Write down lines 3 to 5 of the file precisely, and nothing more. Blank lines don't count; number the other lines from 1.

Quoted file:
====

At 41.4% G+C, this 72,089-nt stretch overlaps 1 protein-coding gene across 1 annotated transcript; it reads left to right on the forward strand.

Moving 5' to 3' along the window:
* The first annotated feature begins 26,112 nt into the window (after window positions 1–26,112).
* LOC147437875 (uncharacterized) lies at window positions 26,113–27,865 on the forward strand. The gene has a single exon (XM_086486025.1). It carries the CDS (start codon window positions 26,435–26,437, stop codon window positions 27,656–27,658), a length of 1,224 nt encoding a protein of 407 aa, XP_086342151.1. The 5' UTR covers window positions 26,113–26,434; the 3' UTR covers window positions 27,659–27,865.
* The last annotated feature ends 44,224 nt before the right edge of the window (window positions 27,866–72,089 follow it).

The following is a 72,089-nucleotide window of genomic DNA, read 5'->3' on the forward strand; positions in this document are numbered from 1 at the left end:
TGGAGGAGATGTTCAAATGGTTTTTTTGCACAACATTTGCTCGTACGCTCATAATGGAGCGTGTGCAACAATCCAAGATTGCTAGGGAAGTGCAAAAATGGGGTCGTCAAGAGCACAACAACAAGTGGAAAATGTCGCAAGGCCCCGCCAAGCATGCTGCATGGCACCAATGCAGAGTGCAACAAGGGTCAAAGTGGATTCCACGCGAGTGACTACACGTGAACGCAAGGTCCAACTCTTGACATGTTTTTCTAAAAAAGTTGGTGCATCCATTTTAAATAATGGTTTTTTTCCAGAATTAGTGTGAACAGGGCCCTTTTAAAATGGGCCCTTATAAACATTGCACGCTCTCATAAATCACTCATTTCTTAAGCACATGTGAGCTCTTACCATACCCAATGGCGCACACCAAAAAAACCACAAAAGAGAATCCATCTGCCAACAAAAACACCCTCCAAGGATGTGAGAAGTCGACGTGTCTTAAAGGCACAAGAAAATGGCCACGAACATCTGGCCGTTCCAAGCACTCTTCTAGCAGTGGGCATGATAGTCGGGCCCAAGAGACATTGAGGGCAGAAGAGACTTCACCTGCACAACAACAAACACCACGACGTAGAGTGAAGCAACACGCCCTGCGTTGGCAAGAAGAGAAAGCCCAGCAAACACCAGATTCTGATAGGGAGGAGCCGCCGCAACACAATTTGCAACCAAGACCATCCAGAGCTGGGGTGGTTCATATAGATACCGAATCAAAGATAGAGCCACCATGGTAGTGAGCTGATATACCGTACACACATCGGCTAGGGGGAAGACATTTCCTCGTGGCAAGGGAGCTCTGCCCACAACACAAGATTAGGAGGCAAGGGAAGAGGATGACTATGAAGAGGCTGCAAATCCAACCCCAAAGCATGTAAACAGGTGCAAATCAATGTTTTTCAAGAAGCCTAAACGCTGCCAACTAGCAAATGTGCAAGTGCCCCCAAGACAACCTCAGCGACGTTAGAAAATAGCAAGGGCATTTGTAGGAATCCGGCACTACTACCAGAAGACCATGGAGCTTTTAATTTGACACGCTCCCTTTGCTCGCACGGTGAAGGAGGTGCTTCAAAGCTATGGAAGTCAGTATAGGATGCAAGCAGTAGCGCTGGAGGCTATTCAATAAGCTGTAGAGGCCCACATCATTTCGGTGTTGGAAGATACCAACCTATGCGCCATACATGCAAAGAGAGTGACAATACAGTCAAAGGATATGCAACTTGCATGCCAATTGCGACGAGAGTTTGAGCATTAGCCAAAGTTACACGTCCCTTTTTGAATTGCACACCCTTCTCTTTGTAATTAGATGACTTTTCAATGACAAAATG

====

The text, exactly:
* The first annotated feature begins 26,112 nt into the window (after window positions 1–26,112).
* LOC147437875 (uncharacterized) lies at window positions 26,113–27,865 on the forward strand. The gene has a single exon (XM_086486025.1). It carries the CDS (start codon window positions 26,435–26,437, stop codon window positions 27,656–27,658), a length of 1,224 nt encoding a protein of 407 aa, XP_086342151.1. The 5' UTR covers window positions 26,113–26,434; the 3' UTR covers window positions 27,659–27,865.
* The last annotated feature ends 44,224 nt before the right edge of the window (window positions 27,866–72,089 follow it).